In addition to Altosid® IGR, it is also necessary to use a mode which kills or repel the adult flies. There are many options available such as: back rubbers and cattle oilers; dust bags; topical pour-on, VetGun capsules (VetCap) and sprays; fly tags, etc. When it comes to using these methods of fly control it is important to properly rotate between drug classes of these products. A proper rotation between drug classes for example is rotating between permethrin and organophosphates. Be careful when using a generic product as it could be the same or similar active ingredient and still be in the same drug class, which is not a true rotation and could lead to resistance problems.
The third mode available at most Southwest Grain locations is the Payback Salt with Garlic. Contact your local SWG to see if they have Cobalt salt with garlic or Trace Mineral EDDI with garlic. These two formulas can be offered in a block form or loose bag salt. It is important to remember this mode of action is not fly control and does not replace fly control such as Altosid® IGR. As the cow/calf consumes the garlic, the garlic will build in the blood system and deter the fly. Using garlic is a fly repellant. Think of garlic like us using mosquito spray to repel mosquitoes. Garlic will not kill adult flies, nor will it break the life cycle. Instead, it is best to use garlic in addition to the two modes of fly control. Also keep in mind, currently there is no proven research on the benefits and effects of garlic. There is only trials and a lot of unknowns at this time regarding garlic use in livestock. Use garlic as an additional step to your fly control program, not a replacement. If you have questions about proper rotations or fly control, contact myself or your feed and animal health consultant at the nearest Southwest Grain location. We can help you to create a plan that works for your operation using multiple methods of fly control with proper rotation. Keep in mind fly control will never be 100% (or no flies at all) but with consistent implementation, the flies can be controlled to a minimal level that does not cause as many problems for the cattle, especially reducing the incidence of foot rot and pink eye. Always remember the 30-30 rule to start Altosid® IGR: 30 days before fly emergence and keep Altosid® IGR: 30 days after first frost. A strong fly control program is the cornerstone to keep cattle comfortable while on summer pasture. Enjoy the rest of summer and have a safe harvest! Thank you!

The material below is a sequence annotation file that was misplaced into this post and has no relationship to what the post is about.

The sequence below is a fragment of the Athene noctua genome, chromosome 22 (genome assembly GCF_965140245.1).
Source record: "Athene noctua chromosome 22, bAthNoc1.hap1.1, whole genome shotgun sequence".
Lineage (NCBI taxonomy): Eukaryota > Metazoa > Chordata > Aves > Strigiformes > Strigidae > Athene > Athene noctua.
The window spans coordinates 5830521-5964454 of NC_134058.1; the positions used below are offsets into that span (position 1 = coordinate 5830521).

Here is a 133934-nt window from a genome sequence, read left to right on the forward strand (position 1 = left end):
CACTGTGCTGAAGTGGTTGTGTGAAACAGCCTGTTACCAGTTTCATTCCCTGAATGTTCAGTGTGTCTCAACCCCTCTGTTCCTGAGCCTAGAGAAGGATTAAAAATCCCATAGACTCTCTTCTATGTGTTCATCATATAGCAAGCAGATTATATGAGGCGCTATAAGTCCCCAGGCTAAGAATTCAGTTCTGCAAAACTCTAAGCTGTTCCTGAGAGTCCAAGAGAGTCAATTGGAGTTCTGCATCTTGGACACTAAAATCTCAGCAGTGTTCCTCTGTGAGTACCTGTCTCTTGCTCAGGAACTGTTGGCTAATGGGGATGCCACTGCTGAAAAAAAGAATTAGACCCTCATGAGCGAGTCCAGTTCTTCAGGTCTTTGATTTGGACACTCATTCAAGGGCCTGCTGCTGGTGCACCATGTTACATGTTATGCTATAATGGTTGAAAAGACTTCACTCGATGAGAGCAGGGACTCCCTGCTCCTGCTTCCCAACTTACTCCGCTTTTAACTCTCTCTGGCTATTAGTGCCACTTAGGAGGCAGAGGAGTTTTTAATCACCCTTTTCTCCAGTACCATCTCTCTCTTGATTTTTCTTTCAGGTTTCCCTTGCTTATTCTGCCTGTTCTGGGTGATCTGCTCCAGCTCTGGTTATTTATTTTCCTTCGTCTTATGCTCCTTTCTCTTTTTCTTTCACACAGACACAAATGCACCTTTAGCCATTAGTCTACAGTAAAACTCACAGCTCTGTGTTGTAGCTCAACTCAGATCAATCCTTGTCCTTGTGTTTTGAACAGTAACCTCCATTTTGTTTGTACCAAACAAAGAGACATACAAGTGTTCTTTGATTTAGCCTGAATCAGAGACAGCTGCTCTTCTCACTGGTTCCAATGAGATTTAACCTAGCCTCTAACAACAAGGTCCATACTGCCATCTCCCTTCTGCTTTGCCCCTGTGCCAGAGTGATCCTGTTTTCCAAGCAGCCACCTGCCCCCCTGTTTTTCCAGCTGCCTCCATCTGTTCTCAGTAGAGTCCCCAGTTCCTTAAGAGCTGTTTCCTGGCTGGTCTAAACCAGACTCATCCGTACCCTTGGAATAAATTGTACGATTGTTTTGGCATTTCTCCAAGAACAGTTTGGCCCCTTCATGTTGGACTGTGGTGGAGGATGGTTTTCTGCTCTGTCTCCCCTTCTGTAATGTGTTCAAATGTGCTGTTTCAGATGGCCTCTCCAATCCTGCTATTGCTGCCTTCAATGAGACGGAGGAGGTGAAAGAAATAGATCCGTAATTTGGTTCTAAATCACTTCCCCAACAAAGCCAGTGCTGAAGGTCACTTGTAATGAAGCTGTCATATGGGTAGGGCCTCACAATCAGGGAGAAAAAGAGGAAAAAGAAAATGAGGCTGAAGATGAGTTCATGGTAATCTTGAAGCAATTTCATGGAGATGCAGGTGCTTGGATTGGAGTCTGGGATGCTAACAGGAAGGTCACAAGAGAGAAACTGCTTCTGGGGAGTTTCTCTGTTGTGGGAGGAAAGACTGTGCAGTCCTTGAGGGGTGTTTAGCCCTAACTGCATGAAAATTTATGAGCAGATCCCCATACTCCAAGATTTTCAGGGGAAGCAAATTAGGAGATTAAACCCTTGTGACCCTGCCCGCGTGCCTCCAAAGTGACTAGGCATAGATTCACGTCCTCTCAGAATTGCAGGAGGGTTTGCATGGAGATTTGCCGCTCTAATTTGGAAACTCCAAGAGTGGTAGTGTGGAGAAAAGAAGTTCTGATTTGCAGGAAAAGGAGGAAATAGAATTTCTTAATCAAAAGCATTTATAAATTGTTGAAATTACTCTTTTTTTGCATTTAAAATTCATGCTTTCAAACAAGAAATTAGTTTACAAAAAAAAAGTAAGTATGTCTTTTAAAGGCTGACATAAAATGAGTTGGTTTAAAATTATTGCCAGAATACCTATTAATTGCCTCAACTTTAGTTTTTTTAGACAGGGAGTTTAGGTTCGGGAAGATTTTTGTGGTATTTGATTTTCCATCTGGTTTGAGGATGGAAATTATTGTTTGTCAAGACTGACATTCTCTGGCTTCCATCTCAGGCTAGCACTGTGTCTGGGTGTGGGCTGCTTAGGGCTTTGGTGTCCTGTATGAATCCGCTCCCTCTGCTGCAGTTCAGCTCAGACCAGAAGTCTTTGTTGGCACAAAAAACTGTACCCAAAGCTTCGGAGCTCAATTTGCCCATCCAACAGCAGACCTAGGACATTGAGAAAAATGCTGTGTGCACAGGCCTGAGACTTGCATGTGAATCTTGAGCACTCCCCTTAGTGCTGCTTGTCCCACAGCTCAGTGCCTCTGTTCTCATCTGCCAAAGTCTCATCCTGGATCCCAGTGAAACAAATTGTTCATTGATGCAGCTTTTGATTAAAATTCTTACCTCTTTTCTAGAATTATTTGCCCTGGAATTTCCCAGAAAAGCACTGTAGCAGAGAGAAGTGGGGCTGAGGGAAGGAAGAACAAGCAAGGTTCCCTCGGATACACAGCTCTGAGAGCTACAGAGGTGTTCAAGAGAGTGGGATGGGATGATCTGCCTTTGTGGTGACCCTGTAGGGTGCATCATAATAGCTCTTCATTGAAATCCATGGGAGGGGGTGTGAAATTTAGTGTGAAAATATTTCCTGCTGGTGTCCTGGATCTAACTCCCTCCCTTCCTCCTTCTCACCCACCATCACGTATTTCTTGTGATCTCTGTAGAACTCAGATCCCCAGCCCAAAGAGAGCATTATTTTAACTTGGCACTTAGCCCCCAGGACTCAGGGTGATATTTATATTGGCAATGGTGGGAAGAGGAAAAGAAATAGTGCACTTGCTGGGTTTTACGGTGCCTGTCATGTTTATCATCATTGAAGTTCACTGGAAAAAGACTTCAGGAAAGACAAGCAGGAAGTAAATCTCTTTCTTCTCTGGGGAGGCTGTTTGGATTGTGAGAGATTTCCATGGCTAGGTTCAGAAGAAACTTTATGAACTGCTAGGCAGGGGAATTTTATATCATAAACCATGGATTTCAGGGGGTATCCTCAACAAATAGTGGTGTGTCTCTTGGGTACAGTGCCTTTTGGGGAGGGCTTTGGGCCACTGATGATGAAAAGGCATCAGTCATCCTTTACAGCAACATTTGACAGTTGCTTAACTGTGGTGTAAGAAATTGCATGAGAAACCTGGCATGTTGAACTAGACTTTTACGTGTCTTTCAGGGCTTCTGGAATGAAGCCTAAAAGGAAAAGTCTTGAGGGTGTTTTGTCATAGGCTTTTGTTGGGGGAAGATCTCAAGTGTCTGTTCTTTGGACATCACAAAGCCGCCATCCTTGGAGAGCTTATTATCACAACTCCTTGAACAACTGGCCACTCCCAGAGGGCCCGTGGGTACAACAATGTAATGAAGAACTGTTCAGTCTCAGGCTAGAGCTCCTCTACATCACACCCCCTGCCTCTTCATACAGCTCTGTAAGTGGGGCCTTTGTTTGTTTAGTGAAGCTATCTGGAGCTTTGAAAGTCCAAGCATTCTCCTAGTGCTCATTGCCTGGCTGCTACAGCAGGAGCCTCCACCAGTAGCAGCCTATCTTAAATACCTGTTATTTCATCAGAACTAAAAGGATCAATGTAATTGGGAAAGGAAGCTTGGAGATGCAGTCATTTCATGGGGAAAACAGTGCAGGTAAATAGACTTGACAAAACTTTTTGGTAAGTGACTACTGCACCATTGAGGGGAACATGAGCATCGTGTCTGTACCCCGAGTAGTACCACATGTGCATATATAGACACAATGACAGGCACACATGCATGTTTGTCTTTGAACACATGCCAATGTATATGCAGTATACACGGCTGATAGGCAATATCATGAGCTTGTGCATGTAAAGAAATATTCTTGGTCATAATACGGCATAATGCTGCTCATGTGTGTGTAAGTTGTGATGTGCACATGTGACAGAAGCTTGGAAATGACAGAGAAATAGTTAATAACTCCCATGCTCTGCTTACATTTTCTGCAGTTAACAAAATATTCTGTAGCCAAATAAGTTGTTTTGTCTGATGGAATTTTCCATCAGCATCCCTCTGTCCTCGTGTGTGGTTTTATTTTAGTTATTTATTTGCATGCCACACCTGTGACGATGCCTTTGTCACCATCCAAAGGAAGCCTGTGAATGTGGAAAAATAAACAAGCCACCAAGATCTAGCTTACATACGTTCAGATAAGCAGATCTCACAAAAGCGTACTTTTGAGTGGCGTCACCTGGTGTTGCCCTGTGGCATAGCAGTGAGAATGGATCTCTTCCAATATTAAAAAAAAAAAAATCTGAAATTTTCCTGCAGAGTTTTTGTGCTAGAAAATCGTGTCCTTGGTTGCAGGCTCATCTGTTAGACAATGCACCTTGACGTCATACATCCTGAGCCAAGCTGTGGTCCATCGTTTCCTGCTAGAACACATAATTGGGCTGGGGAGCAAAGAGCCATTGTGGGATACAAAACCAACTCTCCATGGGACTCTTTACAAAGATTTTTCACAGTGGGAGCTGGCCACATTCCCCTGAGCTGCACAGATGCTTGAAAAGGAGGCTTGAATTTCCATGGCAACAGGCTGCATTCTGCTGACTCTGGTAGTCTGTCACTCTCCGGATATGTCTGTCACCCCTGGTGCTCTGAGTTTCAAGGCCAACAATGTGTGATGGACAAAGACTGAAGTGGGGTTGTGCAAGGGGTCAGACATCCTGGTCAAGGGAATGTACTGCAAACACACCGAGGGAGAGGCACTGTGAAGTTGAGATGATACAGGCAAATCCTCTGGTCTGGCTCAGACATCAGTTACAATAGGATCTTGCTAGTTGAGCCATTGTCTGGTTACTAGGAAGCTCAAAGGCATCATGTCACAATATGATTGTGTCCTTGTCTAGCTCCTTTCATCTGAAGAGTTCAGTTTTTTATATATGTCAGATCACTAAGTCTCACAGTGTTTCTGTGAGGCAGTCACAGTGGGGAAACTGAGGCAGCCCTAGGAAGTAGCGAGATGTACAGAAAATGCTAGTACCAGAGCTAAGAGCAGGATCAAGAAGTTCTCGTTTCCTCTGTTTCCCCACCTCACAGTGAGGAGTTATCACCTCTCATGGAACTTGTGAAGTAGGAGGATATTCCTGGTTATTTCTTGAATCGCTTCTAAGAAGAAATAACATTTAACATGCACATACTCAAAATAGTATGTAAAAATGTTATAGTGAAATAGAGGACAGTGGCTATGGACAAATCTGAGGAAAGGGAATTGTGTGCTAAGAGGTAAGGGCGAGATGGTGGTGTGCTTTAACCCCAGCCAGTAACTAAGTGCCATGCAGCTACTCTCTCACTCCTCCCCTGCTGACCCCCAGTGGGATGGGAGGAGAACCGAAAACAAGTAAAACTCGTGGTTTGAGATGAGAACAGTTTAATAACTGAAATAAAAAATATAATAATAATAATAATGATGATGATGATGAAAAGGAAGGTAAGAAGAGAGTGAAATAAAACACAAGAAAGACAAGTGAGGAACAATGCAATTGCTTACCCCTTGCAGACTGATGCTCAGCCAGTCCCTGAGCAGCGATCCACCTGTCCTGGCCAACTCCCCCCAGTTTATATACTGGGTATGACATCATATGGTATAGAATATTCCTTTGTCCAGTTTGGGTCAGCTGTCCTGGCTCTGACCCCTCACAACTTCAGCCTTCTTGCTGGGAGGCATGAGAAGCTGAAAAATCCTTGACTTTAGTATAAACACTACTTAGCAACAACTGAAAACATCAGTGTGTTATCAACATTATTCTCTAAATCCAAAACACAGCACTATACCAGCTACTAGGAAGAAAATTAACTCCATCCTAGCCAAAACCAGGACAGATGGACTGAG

Kristine Koepplin Livestock Nutrition & Animal Health Specialist New Salem & Elgin 701.866.2827
Hello to everyone from the Energy Department! I am writing this letter on August 10th, and the following information is what I see today. It may be completely different by the time this newsletter hits your mailbox.
Our annual Propane Summer fill program has ended. If you were not filled and would like to take advantage of summer pricing, please call the SWG service center closest to you and place your order before winter pricing takes effect.
We are again offering winter propane contracts. If you would like to partake in a contract, please call one of our sales staff for more information. Jared (701 260-5235), Savanna (701 260-6415), or the Dickinson office (701 483-5157). For Lemmon Patrons, you can also call Barb at (605 374-3301) and she would be happy to help you.
Harvest is getting underway which creates a very busy time for all. Fuel drivers please think ahead about your fuel needs and call in your order before you run out. We will do everything we can to get it to you promptly but if everyone calls at once you may have to wait a day or two.
The gasoline market has softened up a lot for much needed price relief at the pump. Going forward we should see continued softening of gas, but diesel remains net short gallons based on prior years.
The entire Energy Department thanks you for your past, current, and future business. We wish you well this harvest season.
What a difference a year can make! Crops look very good heading into the beginning of harvest. Row crops and late seeded wheat could use a drink, but overall, the potential for this year’s crop is quite impressive.
Southwest Grain has a harvest delayed pricing program available for spring wheat, winter wheat and durum. Service fees are $.06/bu/month, 15 days free, priced by May 31, 2023 (or pay storage and roll), service fees are retroactive to the day of unload if not sold within the 15 days.
Our elevators have space and are ready for harvest to begin. We do have some freight and are hoping to stay fluid through harvest. New crop purchases from the farm were few so we had to make our best estimate as to what would move. With any luck, it will all work out!
North American wheat is getting harvested, so each day more wheat is available to the world market. Demand for U.S. wheat is poor. Weekly wheat export sales for the 22/23 crop year are below the previous two crop years and the cumulative total is chugging along at the bottom of the five-year range. Even with the poor demand and the prospect of a good spring wheat harvest, prices are still at historically good values. Take advantage of opportunities as they present themselves!
Also, it is not too soon to start pricing 2023 crop. At the time of this writing, Minneapolis December 2023 futures are at $9.29, December 2023 corn is $5.87, and November 2023 soybean futures are $13.40. High prices can provide pricing opportunities for multiple years.